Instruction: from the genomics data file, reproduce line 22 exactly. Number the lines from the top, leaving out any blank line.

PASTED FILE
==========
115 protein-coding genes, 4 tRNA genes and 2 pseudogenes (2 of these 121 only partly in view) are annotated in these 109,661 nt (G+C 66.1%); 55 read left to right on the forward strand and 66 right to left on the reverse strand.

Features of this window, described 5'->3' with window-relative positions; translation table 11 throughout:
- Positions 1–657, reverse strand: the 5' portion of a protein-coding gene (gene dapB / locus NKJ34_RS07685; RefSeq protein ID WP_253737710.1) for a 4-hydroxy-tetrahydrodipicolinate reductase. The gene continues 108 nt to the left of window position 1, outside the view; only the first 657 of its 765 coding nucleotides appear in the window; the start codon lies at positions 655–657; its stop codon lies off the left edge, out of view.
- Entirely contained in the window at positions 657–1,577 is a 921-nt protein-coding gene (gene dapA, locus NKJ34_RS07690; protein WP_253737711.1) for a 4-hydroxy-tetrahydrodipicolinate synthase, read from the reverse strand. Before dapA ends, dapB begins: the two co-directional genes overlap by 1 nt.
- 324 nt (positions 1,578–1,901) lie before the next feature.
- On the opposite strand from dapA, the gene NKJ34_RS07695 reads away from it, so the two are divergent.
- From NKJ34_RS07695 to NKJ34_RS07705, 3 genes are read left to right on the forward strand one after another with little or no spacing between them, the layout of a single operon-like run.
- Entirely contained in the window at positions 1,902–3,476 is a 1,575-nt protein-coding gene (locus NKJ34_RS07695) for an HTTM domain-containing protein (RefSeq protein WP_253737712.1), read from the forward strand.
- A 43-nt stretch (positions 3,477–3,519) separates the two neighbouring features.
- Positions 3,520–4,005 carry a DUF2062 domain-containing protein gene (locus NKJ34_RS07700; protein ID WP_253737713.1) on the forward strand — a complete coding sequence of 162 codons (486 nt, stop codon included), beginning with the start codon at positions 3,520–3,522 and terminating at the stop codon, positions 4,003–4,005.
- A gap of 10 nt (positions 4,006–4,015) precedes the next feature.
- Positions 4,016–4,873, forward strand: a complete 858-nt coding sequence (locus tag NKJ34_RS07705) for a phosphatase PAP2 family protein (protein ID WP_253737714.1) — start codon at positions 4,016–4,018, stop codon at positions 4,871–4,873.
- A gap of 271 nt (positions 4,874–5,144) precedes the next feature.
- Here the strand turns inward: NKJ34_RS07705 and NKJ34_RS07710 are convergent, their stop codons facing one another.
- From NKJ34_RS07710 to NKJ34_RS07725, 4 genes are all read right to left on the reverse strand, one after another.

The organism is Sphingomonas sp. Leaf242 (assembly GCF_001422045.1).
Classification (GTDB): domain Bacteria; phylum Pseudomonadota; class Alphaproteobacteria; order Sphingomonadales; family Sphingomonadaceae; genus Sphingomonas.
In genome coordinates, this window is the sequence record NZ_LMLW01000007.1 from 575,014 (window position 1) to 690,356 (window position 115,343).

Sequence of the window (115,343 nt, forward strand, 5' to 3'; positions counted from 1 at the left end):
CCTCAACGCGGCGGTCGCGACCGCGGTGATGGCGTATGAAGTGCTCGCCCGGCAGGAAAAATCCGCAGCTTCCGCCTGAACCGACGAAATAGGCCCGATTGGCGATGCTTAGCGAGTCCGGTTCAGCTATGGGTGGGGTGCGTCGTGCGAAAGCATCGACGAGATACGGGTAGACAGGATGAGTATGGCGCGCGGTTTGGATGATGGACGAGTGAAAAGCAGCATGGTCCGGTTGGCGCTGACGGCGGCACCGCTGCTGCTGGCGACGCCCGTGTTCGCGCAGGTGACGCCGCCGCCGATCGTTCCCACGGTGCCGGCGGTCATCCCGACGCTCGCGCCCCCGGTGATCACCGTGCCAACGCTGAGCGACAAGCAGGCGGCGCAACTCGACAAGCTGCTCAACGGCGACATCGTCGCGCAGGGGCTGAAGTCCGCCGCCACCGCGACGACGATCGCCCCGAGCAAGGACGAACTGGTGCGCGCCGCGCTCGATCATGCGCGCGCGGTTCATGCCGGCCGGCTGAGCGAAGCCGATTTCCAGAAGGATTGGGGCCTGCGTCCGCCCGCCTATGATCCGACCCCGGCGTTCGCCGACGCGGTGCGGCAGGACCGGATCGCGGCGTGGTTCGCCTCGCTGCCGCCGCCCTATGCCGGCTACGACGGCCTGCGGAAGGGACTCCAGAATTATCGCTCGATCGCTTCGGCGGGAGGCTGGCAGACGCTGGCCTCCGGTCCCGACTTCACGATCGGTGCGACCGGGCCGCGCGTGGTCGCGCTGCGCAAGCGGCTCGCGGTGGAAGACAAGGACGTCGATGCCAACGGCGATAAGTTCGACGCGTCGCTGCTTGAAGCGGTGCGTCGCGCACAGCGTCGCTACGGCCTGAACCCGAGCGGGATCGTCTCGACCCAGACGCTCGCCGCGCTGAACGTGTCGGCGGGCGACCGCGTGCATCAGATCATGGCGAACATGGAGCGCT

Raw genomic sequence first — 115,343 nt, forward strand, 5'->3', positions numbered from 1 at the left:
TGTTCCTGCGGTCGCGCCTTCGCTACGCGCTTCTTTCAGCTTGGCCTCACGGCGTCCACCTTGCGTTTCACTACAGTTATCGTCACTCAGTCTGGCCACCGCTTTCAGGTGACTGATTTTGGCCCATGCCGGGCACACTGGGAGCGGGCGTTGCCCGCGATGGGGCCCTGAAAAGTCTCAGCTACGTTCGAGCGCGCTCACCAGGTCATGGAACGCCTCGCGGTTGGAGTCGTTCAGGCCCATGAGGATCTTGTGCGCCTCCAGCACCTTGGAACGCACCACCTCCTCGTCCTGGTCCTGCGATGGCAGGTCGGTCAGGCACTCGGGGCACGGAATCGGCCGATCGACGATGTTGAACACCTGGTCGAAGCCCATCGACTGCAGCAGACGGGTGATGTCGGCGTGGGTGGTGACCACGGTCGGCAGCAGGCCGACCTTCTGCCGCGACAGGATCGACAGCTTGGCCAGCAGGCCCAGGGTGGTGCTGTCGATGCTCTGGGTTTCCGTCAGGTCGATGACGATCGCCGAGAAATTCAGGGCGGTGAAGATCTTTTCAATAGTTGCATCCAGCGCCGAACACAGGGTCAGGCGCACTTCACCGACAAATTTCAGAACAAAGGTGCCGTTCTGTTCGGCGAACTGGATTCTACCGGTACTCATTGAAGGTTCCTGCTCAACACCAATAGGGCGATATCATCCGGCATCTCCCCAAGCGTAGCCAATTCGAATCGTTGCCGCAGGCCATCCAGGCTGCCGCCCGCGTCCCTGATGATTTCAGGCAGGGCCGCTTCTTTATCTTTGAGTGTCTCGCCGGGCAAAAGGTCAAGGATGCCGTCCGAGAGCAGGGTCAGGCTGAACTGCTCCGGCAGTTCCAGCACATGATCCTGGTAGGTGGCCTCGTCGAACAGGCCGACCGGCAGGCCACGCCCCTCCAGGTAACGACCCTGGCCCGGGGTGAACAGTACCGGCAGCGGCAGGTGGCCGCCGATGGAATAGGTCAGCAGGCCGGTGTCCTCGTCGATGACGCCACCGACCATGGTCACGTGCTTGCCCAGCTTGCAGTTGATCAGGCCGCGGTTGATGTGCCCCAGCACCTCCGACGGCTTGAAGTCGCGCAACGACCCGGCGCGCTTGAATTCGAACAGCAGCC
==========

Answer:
TGTTCCTGCGGTCGCGCCTTCGCTACGCGCTTCTTTCAGCTTGGCCTCACGGCGTCCACCTTGCGTTTCACTACAGTTATCGTCACTCAGTCTGGCCACCGCTTTCAGGTGACTGATTTTGGCCCATGCCGGGCACACTGGGAGCGGGCGTTGCCCGCGATGGGGCCCTGAAAAGTCTCAGCTACGTTCGAGCGCGCTCACCAGGTCATGGAACGCCTCGCGGTTGGAGTCGTTCAGGCCCATGAGGATCTTGTGCGCCTCCAGCACCTTGGAACGCACCACCTCCTCGTCCTGGTCCTGCGATGGCAGGTCGGTCAGGCACTCGGGGCACGGAATCGGCCGATCGACGATGTTGAACACCTGGTCGAAGCCCATCGACTGCAGCAGACGGGTGATGTCGGCGTGGGTGGTGACCACGGTCGGCAGCAGGCCGACCTTCTGCCGCGACAGGATCGACAGCTTGGCCAGCAGGCCCAGGGTGGTGCTGTCGATGCTCTGGGTTTCCGTCAGGTCGATGACGATCGCCGAGAAATTCAGGGCGGTGAAGATCTTTTCAATAGTTGCATCCAGCGCCGAACACAGGGTCAGGCGCACTTCACCGACAAATTTCAGAACAAAGGTGCCGTTCTGTTCGGCGAACTGGATTCTACCGGTACTCATTGAAGGTTCCTGCTCAACACCAATAGGGCGATATCATCCGGCATCTCCCCAAGCGTAGCCAATTCGAATCGTTGCCGCAGGCCATCCAGGCTGCCGCCCGCGTCCCTGATGATTTCAGGCAGGGCCGCTTCTTTATCTTTGAGTGTCTCGCCGGGCAAAAGGTCAAGGATGCCGTCCGAGAGCAGGGTCAGGCTGAACTGCTCCGGCAGTTCCAGCACATGATCCTGGTAGGTGGCCTCGTCGAACAGGCCGACCGGCAGGCCACGCCCCTCCAGGTAACGACCCTGGCCCGGGGTGAACAGTACCGGCAGCGGCAGGTGGCCGCCGATGGAATAGGTCAGCAGGCCGGTGTCCTCGTCGATGACGCCACCGACCATGGTCACGTGCTTGCCCAGCTTGCAGTTGATCAGGCCGCGGTTGATGTGCCCCAGCACCTCCGACGGCTTGAAGTCGCGCAACGACCCGGCGCGCTTGAATTCGAACAGCAGCC